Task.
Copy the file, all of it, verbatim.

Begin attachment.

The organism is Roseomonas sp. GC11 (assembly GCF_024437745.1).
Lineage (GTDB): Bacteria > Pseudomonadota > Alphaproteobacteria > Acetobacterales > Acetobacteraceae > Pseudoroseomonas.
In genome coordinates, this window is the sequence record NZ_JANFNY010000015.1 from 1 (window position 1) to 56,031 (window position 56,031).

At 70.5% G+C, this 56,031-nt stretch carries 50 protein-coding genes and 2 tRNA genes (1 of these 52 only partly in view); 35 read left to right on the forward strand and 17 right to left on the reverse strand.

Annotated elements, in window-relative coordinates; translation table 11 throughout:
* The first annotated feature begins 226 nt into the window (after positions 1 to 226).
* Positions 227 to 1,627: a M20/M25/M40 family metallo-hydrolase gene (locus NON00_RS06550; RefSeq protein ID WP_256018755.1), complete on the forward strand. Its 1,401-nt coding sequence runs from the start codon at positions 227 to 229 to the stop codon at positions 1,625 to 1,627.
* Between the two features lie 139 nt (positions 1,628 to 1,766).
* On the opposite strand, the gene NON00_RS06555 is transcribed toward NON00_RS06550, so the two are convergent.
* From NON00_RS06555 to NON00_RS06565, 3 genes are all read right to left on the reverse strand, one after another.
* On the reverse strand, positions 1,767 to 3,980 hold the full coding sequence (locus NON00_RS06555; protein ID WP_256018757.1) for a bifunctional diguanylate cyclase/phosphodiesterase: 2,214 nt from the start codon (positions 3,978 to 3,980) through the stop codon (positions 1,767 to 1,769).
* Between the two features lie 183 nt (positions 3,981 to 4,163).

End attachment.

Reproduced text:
The organism is Roseomonas sp. GC11 (assembly GCF_024437745.1).
Lineage (GTDB): Bacteria > Pseudomonadota > Alphaproteobacteria > Acetobacterales > Acetobacteraceae > Pseudoroseomonas.
In genome coordinates, this window is the sequence record NZ_JANFNY010000015.1 from 1 (window position 1) to 56,031 (window position 56,031).

At 70.5% G+C, this 56,031-nt stretch carries 50 protein-coding genes and 2 tRNA genes (1 of these 52 only partly in view); 35 read left to right on the forward strand and 17 right to left on the reverse strand.

Annotated elements, in window-relative coordinates; translation table 11 throughout:
* The first annotated feature begins 226 nt into the window (after positions 1 to 226).
* Positions 227 to 1,627: a M20/M25/M40 family metallo-hydrolase gene (locus NON00_RS06550; RefSeq protein ID WP_256018755.1), complete on the forward strand. Its 1,401-nt coding sequence runs from the start codon at positions 227 to 229 to the stop codon at positions 1,625 to 1,627.
* Between the two features lie 139 nt (positions 1,628 to 1,766).
* On the opposite strand, the gene NON00_RS06555 is transcribed toward NON00_RS06550, so the two are convergent.
* From NON00_RS06555 to NON00_RS06565, 3 genes are all read right to left on the reverse strand, one after another.
* On the reverse strand, positions 1,767 to 3,980 hold the full coding sequence (locus NON00_RS06555; protein ID WP_256018757.1) for a bifunctional diguanylate cyclase/phosphodiesterase: 2,214 nt from the start codon (positions 3,978 to 3,980) through the stop codon (positions 1,767 to 1,769).
* Between the two features lie 183 nt (positions 3,981 to 4,163).